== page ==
A replica of the Stone of Destiny at Scone Palace - a national symbol involved in a struggle between Picts, and Irish settlers in Scotland. See below...
Welcome to InfoBritain, for historical visiting information in the UK. InfoBritain tells you what happened and where it happened. We have articles and visits relating to all historical periods from prehistoric Britain to recent times, and to the lives of major British authors, artists, musicians, scientists, politicians, military and royal figures. You can use our site search, or our various menus to find suggested visits relating to times or people. Alternatively go to the regions menu, find a place to visit in a particular area, and then link back to the history relating to it. We also have a full accommodation booking service for all parts of the mainland UK. We specialise in historic accommodation, but we also have comprehensive lists of hotels of all types and price ranges. See the regional menus on the right. Enjoy!
An alphabetical index is available below.
A Personal Note (Archive)
History has long been a battle ground for nationalism. Over 1000 years ago, the trouble was between the Irish and the Picts. The first half of the first millennium saw Irish migrants crossing the northern straits to "Pictland", where they set up a colony consisting of three settlements on Islay, Lorn and Kintyre. This area was known as Argyle, which means the "Eastern Irish," and the new Irish kingdom was known as Dalriada. People living in this kingdom were called " Scot", the Roman word for Irishman. By 800 AD the Irish "Scots" had, through a combination of battle and intermarrying become the dominant force in the north of the British Isles.
The Scots then set about giving themselves an historical claim to the place where they lived. Writers such as Hector Boece and George Buchanan took the history of Dalriada back through time in an attempt to gain historical precedence over the Picts. In the interests of Scottish identity the Picts were written out of the story. So Irishmen who are called Scots, tried to portray themselves as more Scottish than the Picts who had lived there before them. This mess is the reality of history. History is rarely kind to nationalists.
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Historical news for September
This month sees the annual Heritage Open Days events, where historic properties have free visiting, or open up areas not usually accessible to the public. Cadland House Gardens, for example, usually only open by appointment, will be providing guided tours. This is a unusual opportunity to see Capability Brown's smallest surviving landscape, with great views of the Solent. Go to http://www.heritageopendays.org.uk/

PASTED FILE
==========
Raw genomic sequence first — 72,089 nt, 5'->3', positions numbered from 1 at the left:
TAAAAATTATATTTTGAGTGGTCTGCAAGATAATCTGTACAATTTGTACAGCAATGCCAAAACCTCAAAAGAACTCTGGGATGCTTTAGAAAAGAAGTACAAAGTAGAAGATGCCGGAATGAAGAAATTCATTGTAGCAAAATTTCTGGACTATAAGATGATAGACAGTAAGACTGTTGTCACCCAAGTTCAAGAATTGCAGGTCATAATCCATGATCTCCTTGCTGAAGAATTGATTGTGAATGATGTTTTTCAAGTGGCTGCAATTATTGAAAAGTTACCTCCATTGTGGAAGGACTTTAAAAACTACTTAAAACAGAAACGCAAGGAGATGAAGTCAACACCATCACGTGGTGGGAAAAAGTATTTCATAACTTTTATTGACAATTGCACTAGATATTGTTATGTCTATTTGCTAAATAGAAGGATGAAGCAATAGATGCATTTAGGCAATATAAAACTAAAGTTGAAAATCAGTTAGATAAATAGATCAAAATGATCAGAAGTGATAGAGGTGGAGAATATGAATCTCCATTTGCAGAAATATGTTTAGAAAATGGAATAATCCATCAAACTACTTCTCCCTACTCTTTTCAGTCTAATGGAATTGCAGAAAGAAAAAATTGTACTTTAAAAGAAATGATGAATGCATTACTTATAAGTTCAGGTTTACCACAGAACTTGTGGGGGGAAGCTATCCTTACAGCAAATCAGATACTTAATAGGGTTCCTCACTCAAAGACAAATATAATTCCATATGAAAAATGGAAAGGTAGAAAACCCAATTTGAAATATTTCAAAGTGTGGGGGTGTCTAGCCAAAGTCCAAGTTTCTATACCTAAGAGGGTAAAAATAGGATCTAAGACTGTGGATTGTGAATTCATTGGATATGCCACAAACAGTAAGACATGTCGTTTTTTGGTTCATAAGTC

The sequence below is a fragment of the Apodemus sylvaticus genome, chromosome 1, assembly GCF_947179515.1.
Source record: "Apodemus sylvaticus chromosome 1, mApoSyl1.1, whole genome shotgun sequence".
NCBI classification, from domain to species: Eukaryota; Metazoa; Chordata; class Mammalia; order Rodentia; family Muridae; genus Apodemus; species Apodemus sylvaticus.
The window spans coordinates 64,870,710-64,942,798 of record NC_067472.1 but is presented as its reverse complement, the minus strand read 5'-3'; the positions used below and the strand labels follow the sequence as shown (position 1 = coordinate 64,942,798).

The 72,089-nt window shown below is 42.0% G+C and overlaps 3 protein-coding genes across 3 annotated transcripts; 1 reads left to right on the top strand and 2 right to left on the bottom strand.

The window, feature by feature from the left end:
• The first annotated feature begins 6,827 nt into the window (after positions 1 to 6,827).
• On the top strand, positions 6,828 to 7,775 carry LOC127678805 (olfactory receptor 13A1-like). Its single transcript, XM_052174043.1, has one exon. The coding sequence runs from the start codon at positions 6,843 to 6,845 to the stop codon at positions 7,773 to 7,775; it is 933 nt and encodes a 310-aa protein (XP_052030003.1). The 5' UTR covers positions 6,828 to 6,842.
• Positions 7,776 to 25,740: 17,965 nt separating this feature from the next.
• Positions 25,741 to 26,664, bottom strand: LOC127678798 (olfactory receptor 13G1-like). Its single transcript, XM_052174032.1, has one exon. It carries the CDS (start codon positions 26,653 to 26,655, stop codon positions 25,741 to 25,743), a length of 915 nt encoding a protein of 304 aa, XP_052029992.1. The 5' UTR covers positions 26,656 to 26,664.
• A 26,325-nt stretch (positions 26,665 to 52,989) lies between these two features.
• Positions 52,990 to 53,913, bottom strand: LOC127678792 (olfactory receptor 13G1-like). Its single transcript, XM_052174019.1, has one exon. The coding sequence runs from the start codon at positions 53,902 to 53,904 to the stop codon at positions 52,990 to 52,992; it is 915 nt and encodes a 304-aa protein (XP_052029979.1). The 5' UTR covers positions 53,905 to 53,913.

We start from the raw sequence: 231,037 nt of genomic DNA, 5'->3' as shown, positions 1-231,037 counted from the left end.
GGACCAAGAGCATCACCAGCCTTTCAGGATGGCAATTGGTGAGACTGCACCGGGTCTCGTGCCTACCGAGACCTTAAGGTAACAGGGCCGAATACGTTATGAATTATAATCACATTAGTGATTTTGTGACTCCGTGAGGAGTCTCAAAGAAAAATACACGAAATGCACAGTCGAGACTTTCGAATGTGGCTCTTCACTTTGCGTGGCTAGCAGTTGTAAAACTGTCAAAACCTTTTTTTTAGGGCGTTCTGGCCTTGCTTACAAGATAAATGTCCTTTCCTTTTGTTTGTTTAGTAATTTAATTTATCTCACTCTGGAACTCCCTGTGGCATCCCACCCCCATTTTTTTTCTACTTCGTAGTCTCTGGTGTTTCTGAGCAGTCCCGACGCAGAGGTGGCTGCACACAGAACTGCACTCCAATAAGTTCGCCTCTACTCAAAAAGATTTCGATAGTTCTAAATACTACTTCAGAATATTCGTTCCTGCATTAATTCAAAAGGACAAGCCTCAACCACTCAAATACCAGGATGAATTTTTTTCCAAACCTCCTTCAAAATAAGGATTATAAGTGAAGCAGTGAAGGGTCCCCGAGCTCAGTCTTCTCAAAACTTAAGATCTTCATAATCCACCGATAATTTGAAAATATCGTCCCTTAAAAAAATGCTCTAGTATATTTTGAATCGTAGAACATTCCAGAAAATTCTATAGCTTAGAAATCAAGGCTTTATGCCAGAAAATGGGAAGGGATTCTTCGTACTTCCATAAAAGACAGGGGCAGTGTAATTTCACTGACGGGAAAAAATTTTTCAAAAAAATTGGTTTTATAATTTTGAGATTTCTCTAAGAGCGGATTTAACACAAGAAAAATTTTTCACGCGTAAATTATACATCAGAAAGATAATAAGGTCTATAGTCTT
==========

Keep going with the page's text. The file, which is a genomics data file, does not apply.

An exhibition exploring the sources, techniques and stories behind famous paintings by John Constable opens in late September at the V&A London. Pictures involved include the Haywain and Salisbury Cathedral From The Meadows. The exhibition runs 20th September - 11th January 2015. Telephone 020 7942 2000
Smallhythe Place in Kent, former home of actors Ellen Terry and Henry Irving, has its own theatre, which has been refurbished over the winter. Free backstage tours are available on twenty seven dates between the end of July and the end of October. For more details go to http://www.nationaltrust.org.uk/visit/whats-on/find-an-event/
London grew up around a bridge over the Thames. An exhibition exploring the significance of London's bridges opened at the end of June at the Museum of Docklands. The exhibition uses historical art works and the museum collections to tell the story. The exhibition runs 27th June - 2nd November. Telephone 020 7001 9844.
Anniversaries for September
1st September 1958: Iceland expands its fishery zone from 4 to 12 nautical miles from its coast. This puts it into conflict with Britain and begins the "Cod Wars", which continue until 1976
3rd September 1950: Nino Farina becomes the first Formula 1 champion after winning the 1950 Italian Grand Prix.
6th September 1997: The funeral of Princess Diana takes place in London.
11th September 1978: Following a laboratory accident a medical photographer at the University of Birmingham Medical School becomes the last person to die from small pox.
14th September 2007: There is a run on Northern Rock Building Society, the first run on a British bank in 150 years.
23rd September 1641: The Merchant Royal sinks off Land's End in rough weather. The ship is carrying 100,000 pounds of gold.
28th September 1928: Alexander Fleming, a researcher at St Mary's Hospital, London notices a bacteria killing mould in a petri dish. This observation would lead to the discovery of penicillin.
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We make every effort to ensure the accuracy of our information, but it is always advisable to check details of any visit beforehand using contact details provided. If you spot a mistake please let us know by contacting us.
Almost all photography on InfoBritain is by InfoBritain or by named contributors. All educational use is permitted, but copyright is reserved for commercial uses. Occasionally we have used copyright free stock images which are available for any use. A note will identify these images.
Thank you to photo contributors Danielle Davis, Jean Edwards, Vicky Eagle of Portsmouth Dockyard, Kevin Edwards, Julian Jones, Richard Jones, Jackie Lewis, Debbie Lowless, Judy Mills of the Corinium Museum, Jane Barron of the World Rugby Museum, and Susan Stuart of Old Spitalfields Market.